One way to understand is to memorize the over-arching concepts or ideas in your pitch. It helps you speak more naturally and let your personality shine through. It’s almost like taking your audience on a journey with a few key milestones.

5. Practice makes perfect

Like most people, many of us are not naturally attuned to public speaking. Rarely do individuals walk up to a large audience and present flawlessly without any research and preparation.

In fact, some of the top presenters make it look easy during showtime because they have spent countless hours behind-the-scenes in deep practice. Even great speakers like the late John F. Kennedy would spend months preparing his speech beforehand.

Public speaking, like any other skill, requires practice – whether it be practicing your speech countless of times in front of a mirror or making notes. As the saying goes, practice makes perfect!

6. Be authentic

There’s nothing wrong with feeling stressed before going up to speak in front of an audience.

Many people fear public speaking because they fear others will judge them for showing their true, vulnerable self. However, vulnerability can sometimes help you come across as more authentic and relatable as a speaker.

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Drop the pretence of trying to act or speak like someone else and you’ll find that it’s worth the risk. You become more genuine, flexible and spontaneous, which makes it easier to handle unpredictable situations – whether it’s getting tough questions from the crowd or experiencing an unexpected technical difficulty.

To find out your authentic style of speaking is easy. Just pick a topic or issue you are passionate about and discuss this like you normally would with a close family or friend. It is like having a conversation with someone in a personal one-to-one setting. A great way to do this on stage is to select a random audience member(with a hopefully calming face) and speak to a single person at a time during your speech. You’ll find that it’s easier trying to connect to one person at a time than a whole room.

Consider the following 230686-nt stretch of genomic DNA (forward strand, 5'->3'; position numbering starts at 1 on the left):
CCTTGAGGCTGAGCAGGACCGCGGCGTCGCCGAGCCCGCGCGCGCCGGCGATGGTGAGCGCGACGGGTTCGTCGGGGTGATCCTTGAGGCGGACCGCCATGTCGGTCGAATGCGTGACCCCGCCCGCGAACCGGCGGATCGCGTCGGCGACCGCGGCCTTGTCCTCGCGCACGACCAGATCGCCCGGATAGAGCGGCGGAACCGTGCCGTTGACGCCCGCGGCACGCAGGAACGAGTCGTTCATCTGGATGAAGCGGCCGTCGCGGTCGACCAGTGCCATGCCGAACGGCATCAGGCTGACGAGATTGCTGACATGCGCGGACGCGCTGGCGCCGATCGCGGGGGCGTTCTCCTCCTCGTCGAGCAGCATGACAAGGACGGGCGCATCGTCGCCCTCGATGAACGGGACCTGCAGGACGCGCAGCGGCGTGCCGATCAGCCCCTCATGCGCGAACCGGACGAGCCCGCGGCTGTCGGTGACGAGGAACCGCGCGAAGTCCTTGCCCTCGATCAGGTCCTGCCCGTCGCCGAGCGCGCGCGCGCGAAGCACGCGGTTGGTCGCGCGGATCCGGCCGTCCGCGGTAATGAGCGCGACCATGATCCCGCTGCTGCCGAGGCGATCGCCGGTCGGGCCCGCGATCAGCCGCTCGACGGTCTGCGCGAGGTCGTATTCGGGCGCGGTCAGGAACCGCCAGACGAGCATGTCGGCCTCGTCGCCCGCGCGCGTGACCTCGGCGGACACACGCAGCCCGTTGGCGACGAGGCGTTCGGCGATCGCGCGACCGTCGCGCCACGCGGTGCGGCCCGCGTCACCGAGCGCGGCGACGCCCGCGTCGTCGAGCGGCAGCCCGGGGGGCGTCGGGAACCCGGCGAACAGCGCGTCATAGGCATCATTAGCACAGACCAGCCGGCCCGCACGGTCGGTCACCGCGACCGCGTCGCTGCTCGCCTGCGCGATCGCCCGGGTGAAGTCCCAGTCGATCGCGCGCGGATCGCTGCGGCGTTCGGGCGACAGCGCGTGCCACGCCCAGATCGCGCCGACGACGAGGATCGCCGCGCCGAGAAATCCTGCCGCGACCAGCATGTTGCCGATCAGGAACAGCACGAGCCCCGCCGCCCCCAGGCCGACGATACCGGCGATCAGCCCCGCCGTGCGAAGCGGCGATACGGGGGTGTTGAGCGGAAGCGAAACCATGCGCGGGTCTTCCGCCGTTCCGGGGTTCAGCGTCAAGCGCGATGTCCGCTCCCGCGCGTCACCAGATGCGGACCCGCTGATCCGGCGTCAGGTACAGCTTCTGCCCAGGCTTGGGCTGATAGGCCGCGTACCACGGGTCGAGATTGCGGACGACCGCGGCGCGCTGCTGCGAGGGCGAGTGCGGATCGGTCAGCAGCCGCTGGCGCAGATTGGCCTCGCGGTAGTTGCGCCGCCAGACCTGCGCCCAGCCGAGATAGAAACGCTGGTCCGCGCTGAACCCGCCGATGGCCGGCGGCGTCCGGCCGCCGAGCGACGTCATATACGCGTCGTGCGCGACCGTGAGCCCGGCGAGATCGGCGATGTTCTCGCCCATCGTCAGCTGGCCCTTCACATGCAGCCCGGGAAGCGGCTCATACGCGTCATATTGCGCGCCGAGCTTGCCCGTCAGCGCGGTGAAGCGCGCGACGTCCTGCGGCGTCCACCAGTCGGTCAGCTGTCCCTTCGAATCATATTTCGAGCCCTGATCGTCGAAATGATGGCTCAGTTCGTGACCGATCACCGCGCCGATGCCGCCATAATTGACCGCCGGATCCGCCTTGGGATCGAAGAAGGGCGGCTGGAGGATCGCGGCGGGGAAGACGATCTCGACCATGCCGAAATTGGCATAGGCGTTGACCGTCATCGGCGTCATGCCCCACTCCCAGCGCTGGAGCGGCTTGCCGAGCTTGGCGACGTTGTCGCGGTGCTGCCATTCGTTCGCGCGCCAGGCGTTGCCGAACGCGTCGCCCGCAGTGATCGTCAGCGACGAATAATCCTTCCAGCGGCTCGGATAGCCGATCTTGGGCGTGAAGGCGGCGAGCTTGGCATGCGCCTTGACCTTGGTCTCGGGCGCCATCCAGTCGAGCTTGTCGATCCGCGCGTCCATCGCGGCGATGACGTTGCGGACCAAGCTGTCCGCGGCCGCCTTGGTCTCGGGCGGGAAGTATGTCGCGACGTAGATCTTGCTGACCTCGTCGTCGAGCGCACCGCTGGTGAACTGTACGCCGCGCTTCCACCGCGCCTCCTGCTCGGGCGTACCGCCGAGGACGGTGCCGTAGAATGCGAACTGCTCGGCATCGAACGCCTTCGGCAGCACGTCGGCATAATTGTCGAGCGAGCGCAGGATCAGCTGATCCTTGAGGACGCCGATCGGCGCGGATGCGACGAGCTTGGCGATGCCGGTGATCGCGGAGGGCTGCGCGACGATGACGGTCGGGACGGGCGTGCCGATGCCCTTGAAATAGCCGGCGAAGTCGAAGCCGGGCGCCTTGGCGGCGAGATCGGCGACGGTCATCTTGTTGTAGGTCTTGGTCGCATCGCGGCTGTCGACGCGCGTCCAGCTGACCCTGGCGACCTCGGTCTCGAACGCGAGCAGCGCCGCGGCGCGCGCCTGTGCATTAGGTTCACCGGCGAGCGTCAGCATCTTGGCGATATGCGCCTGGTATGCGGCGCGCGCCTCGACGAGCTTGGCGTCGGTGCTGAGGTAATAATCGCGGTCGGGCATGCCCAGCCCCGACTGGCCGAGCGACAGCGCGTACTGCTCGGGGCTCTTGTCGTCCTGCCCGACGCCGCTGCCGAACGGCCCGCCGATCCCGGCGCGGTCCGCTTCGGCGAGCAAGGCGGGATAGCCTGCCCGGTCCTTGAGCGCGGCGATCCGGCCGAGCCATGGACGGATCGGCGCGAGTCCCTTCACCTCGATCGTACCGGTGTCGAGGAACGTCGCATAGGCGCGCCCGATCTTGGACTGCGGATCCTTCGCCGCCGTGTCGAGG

With that said, being comfortable enough to be yourself in front of others may take a little time and some experience, depending how comfortable you are with being yourself in front of others. But once you embrace it, stage fright will not be as intimidating as you initially thought.

Presenters like Barack Obama are a prime example of a genuine and passionate speaker:

7. Post speech evaluation

Last but not the least, if you’ve done public speaking and have been scarred from a bad experience, try seeing it as a lesson learned to improve yourself as a speaker.

Don’t beat yourself up after a presentation

We are the hardest on ourselves and it’s good to be. But when you finish delivering your speech or presentation, give yourself some recognition and a pat on the back.

You managed to finish whatever you had to do and did not give up. You did not let your fears and insecurities get to you. Take a little more pride in your work and believe in yourself.

Improve your next speech

As mentioned before, practice does make perfect. If you want to improve your public speaking skills, try asking someone to film you during a speech or presentation. Afterwards, watch and observe what you can do to improve yourself next time.

Here are some questions you can ask yourself after every speech:

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  • How did I do?
  • Are there any areas for improvement?
  • Did I sound or look stressed?
  • Did I stumble on my words? Why?
  • Was I saying “um” too often?
  • How was the flow of the speech?

Write everything you observed down and keep practicing and improving. In time, you’ll be able to better manage your fears of public speaking and appear more confident when it counts.

If you want even more tips about public speaking or delivering a great presentation, check out these articles too:

Reference